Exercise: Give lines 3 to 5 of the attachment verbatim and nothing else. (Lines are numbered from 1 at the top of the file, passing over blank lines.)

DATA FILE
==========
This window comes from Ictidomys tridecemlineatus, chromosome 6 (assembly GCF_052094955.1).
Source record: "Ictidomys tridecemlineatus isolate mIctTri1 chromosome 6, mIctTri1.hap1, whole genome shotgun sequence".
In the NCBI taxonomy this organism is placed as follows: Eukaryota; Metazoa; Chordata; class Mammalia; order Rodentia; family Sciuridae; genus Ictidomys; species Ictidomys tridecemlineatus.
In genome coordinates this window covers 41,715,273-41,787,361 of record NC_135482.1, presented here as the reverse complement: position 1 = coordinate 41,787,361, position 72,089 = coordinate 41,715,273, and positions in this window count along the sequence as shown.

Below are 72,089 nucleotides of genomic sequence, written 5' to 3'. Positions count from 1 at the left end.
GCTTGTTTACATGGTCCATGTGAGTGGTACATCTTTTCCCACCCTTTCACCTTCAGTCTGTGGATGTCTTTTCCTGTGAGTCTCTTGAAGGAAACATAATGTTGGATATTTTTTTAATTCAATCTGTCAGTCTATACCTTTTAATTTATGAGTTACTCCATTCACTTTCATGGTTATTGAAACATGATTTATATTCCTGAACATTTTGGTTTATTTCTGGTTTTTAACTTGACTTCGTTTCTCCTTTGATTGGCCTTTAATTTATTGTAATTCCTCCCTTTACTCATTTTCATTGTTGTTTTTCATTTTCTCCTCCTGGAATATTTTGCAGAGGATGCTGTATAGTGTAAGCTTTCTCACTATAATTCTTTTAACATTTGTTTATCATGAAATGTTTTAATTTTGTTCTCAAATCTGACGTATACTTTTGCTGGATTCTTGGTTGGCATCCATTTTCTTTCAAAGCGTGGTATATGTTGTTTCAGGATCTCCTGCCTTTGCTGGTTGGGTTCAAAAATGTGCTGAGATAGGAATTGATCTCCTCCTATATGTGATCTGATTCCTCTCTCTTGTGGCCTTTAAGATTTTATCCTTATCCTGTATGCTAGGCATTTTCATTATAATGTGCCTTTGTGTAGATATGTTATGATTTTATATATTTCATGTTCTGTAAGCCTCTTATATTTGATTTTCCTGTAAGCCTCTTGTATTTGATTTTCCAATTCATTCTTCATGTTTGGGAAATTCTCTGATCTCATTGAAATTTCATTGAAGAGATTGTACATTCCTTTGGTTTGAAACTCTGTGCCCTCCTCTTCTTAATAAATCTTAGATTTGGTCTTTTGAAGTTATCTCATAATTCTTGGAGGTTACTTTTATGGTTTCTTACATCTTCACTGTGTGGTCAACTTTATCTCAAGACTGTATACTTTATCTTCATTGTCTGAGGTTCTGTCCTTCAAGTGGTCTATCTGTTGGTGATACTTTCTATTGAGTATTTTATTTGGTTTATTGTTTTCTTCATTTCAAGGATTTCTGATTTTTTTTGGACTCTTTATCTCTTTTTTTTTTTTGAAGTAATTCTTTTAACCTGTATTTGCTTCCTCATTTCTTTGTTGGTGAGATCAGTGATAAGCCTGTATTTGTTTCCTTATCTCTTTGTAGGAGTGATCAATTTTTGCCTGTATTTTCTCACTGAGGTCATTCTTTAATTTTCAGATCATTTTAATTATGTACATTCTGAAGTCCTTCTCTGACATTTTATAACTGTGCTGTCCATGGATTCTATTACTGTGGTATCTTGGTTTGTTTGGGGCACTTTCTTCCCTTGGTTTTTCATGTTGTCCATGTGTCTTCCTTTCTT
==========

In the NCBI taxonomy this organism is placed as follows: Eukaryota; Metazoa; Chordata; class Mammalia; order Rodentia; family Sciuridae; genus Ictidomys; species Ictidomys tridecemlineatus.
In genome coordinates this window covers 41,715,273-41,787,361 of record NC_135482.1, presented here as the reverse complement: position 1 = coordinate 41,787,361, position 72,089 = coordinate 41,715,273, and positions in this window count along the sequence as shown.

Below are 72,089 nucleotides of genomic sequence, written 5' to 3'. Positions count from 1 at the left end.